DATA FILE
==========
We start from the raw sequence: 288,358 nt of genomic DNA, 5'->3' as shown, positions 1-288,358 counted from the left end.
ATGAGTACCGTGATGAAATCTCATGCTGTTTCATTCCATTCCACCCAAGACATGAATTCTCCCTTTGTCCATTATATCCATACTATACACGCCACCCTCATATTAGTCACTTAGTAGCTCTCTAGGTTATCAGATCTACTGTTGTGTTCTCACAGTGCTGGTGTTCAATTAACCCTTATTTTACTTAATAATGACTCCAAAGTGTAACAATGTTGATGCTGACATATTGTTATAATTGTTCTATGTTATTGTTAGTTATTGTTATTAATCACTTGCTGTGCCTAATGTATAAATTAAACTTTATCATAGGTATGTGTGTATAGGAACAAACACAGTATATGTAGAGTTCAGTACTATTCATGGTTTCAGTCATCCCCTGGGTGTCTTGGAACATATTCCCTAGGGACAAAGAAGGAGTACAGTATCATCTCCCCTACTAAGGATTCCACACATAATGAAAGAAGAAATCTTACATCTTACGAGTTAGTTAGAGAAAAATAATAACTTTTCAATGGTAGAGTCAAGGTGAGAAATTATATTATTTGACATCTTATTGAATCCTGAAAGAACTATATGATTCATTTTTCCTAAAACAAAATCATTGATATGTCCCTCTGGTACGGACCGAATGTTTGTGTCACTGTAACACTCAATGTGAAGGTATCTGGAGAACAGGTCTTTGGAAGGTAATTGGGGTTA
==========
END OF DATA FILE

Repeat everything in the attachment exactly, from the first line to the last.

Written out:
We start from the raw sequence: 288,358 nt of genomic DNA, 5'->3' as shown, positions 1-288,358 counted from the left end.
ATGAGTACCGTGATGAAATCTCATGCTGTTTCATTCCATTCCACCCAAGACATGAATTCTCCCTTTGTCCATTATATCCATACTATACACGCCACCCTCATATTAGTCACTTAGTAGCTCTCTAGGTTATCAGATCTACTGTTGTGTTCTCACAGTGCTGGTGTTCAATTAACCCTTATTTTACTTAATAATGACTCCAAAGTGTAACAATGTTGATGCTGACATATTGTTATAATTGTTCTATGTTATTGTTAGTTATTGTTATTAATCACTTGCTGTGCCTAATGTATAAATTAAACTTTATCATAGGTATGTGTGTATAGGAACAAACACAGTATATGTAGAGTTCAGTACTATTCATGGTTTCAGTCATCCCCTGGGTGTCTTGGAACATATTCCCTAGGGACAAAGAAGGAGTACAGTATCATCTCCCCTACTAAGGATTCCACACATAATGAAAGAAGAAATCTTACATCTTACGAGTTAGTTAGAGAAAAATAATAACTTTTCAATGGTAGAGTCAAGGTGAGAAATTATATTATTTGACATCTTATTGAATCCTGAAAGAACTATATGATTCATTTTTCCTAAAACAAAATCATTGATATGTCCCTCTGGTACGGACCGAATGTTTGTGTCACTGTAACACTCAATGTGAAGGTATCTGGAGAACAGGTCTTTGGAAGGTAATTGGGGTTA